After coming out, I found that being comfortable in my own skin created quite a bit more confidence and swagger on the court.

I don’t think sexuality should a huge concern when it comes to sports. If you can go out and ball, I don’t care about your gender, sexual orientation or identity. That being said, I take a step back and reminisce about growing up and coming out. After coming out, I found that being comfortable in my own skin created quite a bit more confidence and swagger on the court.

I have actually found that being honest and truthful can be super positive through job interviews and connecting with others — people like when someone is able to share who they are beyond the scoreboard. Being gay and working in college athletics definitely is not the norm, but there is no reason it is any different than my heterosexual colleagues.

What advice would you give to LGBTQ+ kids in athletics or who want to participate in athletics, the kind of advice the younger you wish you had heard?

The best advice I received and continue to pass along is simple: there will always be ways to play a sport you love. Keep an open mind and don’t be afraid to go after something new. There are tons of opportunities beyond the highly sought after Division I. Many athletes choose Division II and Division III and have fantastic experiences. There are opportunities at the NAIA and Junior College level too. And if none of these are appealing, many colleges and universities have club and intramural teams.

For me, I actually retired my playing shoes when I was 18 after tearing the ligaments and shattering the cartilage in my ankle. I knew I wanted to pursue volleyball at a high level, so I switched my focus from being the best player I could be to being the best coach I could be. Now I have aspirations to reach upper echelons of coaching.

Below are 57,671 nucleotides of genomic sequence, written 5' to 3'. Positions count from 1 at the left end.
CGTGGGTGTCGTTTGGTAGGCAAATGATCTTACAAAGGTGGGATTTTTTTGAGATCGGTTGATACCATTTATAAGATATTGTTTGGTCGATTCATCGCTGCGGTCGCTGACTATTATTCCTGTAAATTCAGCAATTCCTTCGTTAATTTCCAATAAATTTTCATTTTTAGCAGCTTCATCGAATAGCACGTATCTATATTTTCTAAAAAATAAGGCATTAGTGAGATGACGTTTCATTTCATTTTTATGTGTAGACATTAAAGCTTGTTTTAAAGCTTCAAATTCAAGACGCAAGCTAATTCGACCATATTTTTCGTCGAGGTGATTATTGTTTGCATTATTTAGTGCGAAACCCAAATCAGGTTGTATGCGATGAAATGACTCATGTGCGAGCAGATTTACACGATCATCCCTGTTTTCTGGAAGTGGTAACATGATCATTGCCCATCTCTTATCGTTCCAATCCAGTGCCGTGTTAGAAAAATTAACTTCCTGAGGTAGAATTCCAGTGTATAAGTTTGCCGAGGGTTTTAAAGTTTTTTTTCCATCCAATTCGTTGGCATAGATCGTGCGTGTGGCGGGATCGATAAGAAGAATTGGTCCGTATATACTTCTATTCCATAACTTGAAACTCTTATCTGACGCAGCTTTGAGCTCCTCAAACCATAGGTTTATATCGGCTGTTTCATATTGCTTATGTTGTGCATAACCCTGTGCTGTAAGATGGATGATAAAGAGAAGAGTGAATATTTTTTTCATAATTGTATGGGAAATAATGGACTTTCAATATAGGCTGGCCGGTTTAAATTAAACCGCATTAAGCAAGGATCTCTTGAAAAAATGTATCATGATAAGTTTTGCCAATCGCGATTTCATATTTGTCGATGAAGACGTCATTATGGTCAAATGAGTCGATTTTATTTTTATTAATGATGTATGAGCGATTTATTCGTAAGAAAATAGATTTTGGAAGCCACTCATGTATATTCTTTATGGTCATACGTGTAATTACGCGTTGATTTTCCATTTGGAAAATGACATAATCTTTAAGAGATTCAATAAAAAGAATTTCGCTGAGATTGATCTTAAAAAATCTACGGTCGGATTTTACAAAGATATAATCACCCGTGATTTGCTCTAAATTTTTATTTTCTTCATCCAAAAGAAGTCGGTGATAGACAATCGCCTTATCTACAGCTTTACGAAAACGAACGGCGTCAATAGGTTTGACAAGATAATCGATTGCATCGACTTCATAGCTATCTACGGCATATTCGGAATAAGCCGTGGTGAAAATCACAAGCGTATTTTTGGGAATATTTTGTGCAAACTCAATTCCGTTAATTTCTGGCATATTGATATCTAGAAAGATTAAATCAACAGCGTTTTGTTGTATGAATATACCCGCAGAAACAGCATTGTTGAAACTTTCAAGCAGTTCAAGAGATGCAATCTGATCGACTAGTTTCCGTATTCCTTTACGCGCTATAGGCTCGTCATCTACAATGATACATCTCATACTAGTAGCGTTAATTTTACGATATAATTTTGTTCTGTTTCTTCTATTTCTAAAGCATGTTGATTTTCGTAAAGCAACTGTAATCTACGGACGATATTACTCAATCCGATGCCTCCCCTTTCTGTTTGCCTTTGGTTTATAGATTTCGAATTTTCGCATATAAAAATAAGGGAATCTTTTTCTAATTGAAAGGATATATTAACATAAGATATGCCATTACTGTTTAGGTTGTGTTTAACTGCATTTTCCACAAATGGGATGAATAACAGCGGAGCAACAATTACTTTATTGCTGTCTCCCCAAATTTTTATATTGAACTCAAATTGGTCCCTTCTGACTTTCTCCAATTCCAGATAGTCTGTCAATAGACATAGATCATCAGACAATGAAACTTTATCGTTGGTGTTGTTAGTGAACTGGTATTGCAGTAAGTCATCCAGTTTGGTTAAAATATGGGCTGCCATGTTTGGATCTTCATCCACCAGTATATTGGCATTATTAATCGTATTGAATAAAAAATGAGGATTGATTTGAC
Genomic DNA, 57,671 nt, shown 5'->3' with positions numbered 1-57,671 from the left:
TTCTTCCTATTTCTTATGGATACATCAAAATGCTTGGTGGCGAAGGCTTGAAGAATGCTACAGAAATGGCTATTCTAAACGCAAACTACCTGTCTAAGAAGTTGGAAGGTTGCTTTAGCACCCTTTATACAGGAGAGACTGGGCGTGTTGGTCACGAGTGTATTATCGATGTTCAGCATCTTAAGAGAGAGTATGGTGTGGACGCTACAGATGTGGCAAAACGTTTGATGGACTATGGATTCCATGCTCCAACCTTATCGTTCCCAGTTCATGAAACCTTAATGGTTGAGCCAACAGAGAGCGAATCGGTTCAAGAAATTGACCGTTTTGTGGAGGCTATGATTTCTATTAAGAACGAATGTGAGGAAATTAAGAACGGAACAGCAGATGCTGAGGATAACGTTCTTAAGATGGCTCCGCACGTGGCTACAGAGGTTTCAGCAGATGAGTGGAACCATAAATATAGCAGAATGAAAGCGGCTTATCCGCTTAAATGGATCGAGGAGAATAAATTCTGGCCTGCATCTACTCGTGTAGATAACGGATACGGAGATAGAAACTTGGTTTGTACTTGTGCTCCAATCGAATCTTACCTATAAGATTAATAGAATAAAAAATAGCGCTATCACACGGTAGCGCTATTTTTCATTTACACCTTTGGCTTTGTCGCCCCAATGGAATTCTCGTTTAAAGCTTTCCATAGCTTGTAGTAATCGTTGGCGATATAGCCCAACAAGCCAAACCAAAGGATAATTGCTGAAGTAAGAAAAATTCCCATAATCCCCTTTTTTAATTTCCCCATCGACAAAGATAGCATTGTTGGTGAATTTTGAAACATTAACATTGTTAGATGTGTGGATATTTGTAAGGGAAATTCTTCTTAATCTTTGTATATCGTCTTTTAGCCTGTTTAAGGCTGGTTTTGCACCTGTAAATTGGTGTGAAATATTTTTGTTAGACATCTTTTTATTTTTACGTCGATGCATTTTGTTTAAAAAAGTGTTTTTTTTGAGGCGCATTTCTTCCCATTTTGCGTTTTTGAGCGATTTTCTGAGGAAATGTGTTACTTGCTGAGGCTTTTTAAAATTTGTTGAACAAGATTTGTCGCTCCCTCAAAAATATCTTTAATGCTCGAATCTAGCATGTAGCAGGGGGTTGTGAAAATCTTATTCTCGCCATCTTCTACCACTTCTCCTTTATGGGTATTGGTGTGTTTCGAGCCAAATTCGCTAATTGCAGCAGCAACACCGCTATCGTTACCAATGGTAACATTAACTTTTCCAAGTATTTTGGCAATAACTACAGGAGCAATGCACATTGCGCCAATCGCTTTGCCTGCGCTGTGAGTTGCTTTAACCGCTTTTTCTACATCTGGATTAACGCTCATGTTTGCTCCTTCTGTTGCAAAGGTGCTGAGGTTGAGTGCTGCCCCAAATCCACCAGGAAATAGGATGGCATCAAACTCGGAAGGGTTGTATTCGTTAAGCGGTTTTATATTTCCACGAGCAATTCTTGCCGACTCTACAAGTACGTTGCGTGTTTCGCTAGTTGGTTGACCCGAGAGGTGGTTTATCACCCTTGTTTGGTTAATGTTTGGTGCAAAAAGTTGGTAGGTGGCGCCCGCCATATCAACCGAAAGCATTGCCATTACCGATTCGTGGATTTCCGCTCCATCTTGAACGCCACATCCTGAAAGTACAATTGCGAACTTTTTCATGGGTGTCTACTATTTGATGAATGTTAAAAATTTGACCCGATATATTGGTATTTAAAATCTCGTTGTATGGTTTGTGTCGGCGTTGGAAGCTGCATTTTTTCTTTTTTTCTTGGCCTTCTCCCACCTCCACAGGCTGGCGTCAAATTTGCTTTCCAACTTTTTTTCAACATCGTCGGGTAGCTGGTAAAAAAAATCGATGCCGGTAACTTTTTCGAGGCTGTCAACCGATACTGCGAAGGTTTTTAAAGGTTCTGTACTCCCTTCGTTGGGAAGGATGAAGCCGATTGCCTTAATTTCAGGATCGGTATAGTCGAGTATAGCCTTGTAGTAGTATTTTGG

Who is someone that inspires you?

I have a handful of people who inspire me but two specifics that I want to mention. First, professionally I look at John Speraw as someone who inspires me. He was a young buck coach that got hired at UC Irvine and was able to turn them into a powerhouse quickly; he won three NCAA Championships during his time there. He has since gone onto coach his alma mater, UCLA, and is the current head coach of the Men’s National Team. He inspires me to be the best coach and reach the highest levels.

Second, my athletes are a huge inspiration as well. Seeing them find a balance and be successful on the court, in the weight room and in the classroom shows me that they are striving to be the best versions of themselves. Seeing what they’re able to do with jobs and internships after graduation shows the impact that athletics can have on a person. They directly inspire me to be the best coach I can be to help them success.